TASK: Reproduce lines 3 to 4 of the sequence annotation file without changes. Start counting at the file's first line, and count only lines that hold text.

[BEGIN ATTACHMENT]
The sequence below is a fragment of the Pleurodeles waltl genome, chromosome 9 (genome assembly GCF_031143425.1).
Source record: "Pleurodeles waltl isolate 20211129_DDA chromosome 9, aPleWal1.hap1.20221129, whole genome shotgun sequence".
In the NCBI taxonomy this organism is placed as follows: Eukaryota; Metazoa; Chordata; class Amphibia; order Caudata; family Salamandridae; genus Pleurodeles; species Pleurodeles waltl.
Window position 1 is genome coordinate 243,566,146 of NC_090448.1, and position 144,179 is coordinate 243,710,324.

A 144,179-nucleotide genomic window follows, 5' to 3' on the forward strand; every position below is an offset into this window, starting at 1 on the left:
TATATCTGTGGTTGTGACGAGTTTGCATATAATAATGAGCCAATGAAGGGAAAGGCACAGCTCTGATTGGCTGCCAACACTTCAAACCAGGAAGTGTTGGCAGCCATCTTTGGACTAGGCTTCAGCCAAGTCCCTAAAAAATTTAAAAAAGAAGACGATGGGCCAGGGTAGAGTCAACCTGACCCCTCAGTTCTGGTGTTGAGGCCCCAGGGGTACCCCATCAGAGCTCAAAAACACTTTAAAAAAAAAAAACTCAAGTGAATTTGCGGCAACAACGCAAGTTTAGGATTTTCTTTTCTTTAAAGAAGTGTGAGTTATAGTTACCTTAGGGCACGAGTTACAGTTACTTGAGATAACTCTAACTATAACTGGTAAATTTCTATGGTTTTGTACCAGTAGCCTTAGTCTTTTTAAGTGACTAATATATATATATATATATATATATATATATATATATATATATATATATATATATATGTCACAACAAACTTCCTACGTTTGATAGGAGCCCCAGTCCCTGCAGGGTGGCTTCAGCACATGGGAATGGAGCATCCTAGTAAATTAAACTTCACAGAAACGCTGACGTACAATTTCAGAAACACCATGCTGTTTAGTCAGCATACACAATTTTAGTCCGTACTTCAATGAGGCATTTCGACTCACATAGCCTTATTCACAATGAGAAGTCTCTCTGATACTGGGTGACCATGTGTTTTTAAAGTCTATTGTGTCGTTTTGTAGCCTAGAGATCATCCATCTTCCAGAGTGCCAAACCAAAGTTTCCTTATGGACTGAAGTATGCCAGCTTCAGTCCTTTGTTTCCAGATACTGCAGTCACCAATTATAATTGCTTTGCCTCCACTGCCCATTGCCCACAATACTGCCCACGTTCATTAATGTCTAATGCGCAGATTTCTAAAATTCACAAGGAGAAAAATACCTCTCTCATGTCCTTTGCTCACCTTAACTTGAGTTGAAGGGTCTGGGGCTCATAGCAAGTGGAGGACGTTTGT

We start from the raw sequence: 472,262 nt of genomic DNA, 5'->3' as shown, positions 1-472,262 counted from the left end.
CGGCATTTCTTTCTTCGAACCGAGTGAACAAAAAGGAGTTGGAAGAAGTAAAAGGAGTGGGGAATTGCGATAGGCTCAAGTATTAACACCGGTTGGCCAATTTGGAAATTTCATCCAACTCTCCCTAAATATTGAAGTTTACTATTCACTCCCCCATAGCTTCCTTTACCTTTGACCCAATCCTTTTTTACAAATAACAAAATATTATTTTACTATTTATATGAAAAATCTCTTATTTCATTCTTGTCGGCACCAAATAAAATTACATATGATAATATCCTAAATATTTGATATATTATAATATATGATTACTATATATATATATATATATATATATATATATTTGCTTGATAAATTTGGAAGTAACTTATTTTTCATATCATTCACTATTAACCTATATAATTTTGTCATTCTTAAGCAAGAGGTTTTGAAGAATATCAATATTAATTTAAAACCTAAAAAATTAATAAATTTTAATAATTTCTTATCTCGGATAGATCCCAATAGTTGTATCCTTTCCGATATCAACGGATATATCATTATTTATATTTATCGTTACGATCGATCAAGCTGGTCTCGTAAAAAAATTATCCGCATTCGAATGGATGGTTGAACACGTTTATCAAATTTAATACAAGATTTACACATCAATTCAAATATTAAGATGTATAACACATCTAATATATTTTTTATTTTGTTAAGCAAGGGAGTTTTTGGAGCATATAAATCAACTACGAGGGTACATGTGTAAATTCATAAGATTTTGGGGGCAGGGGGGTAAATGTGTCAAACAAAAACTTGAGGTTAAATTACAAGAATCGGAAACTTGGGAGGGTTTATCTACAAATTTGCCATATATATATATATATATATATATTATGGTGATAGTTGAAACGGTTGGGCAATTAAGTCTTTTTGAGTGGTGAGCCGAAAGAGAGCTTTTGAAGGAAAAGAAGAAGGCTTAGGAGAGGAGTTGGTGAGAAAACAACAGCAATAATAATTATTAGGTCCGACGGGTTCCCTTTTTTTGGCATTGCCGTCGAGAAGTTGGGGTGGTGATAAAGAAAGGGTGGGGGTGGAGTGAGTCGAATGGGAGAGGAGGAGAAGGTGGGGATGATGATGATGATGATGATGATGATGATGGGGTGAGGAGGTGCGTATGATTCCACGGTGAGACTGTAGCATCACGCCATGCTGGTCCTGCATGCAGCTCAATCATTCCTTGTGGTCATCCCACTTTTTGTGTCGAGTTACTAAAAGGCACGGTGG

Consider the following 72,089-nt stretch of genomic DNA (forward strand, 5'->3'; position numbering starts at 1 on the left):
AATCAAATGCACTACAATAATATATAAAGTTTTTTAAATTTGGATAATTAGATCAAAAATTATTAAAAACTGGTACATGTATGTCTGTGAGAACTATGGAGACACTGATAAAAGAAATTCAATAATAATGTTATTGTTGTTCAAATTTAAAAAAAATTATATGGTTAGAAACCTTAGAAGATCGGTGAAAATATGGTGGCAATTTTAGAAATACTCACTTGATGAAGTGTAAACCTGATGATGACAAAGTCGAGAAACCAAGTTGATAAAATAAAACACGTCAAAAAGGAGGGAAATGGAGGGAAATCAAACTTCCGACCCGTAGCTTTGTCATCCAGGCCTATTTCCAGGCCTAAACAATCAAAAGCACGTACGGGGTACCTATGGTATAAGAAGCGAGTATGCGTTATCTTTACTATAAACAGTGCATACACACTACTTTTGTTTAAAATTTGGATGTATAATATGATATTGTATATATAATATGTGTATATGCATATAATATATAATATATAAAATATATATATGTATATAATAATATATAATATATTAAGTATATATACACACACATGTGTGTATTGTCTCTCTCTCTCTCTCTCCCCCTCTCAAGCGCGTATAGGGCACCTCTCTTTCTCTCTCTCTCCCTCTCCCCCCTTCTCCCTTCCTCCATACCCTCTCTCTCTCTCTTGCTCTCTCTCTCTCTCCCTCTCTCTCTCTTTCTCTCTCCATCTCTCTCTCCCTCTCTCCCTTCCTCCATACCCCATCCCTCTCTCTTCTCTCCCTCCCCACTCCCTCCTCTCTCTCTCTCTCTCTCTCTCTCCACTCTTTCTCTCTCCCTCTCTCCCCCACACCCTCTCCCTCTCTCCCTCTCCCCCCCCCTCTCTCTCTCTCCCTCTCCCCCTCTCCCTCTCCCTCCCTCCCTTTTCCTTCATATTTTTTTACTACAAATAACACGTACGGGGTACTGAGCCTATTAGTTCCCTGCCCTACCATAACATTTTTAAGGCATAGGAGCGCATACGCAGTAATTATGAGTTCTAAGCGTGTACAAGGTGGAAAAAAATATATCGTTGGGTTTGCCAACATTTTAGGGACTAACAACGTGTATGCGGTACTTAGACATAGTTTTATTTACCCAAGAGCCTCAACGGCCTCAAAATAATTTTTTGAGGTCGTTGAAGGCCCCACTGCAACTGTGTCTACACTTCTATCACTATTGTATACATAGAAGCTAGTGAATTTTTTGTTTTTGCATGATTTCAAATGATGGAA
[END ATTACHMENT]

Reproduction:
In the NCBI taxonomy this organism is placed as follows: Eukaryota; Metazoa; Chordata; class Amphibia; order Caudata; family Salamandridae; genus Pleurodeles; species Pleurodeles waltl.
Window position 1 is genome coordinate 243,566,146 of NC_090448.1, and position 144,179 is coordinate 243,710,324.